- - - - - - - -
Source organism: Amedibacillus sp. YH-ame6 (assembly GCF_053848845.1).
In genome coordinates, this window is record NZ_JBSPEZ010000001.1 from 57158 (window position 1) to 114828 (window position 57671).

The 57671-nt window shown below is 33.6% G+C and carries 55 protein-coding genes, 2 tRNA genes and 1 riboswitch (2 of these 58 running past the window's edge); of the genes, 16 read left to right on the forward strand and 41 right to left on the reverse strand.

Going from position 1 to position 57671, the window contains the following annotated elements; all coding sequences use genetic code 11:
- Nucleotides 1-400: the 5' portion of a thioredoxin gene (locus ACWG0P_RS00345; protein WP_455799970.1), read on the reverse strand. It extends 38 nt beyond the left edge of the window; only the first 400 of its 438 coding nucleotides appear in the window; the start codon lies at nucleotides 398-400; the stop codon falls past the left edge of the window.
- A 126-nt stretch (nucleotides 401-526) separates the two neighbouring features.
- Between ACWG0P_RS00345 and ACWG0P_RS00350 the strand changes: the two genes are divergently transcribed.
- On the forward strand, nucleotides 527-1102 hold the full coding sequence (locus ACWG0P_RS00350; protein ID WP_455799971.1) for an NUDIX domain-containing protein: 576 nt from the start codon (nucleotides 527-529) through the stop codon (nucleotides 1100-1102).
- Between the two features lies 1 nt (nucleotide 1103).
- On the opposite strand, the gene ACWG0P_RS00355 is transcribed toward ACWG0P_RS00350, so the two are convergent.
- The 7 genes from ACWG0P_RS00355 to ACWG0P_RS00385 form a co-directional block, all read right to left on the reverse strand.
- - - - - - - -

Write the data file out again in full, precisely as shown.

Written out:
Source organism: Amedibacillus sp. YH-ame6 (assembly GCF_053848845.1).
In genome coordinates, this window is record NZ_JBSPEZ010000001.1 from 57158 (window position 1) to 114828 (window position 57671).

The 57671-nt window shown below is 33.6% G+C and carries 55 protein-coding genes, 2 tRNA genes and 1 riboswitch (2 of these 58 running past the window's edge); of the genes, 16 read left to right on the forward strand and 41 right to left on the reverse strand.

Going from position 1 to position 57671, the window contains the following annotated elements; all coding sequences use genetic code 11:
- Nucleotides 1-400: the 5' portion of a thioredoxin gene (locus ACWG0P_RS00345; protein WP_455799970.1), read on the reverse strand. It extends 38 nt beyond the left edge of the window; only the first 400 of its 438 coding nucleotides appear in the window; the start codon lies at nucleotides 398-400; the stop codon falls past the left edge of the window.
- A 126-nt stretch (nucleotides 401-526) separates the two neighbouring features.
- Between ACWG0P_RS00345 and ACWG0P_RS00350 the strand changes: the two genes are divergently transcribed.
- On the forward strand, nucleotides 527-1102 hold the full coding sequence (locus ACWG0P_RS00350; protein ID WP_455799971.1) for an NUDIX domain-containing protein: 576 nt from the start codon (nucleotides 527-529) through the stop codon (nucleotides 1100-1102).
- Between the two features lies 1 nt (nucleotide 1103).
- On the opposite strand, the gene ACWG0P_RS00355 is transcribed toward ACWG0P_RS00350, so the two are convergent.
- The 7 genes from ACWG0P_RS00355 to ACWG0P_RS00385 form a co-directional block, all read right to left on the reverse strand.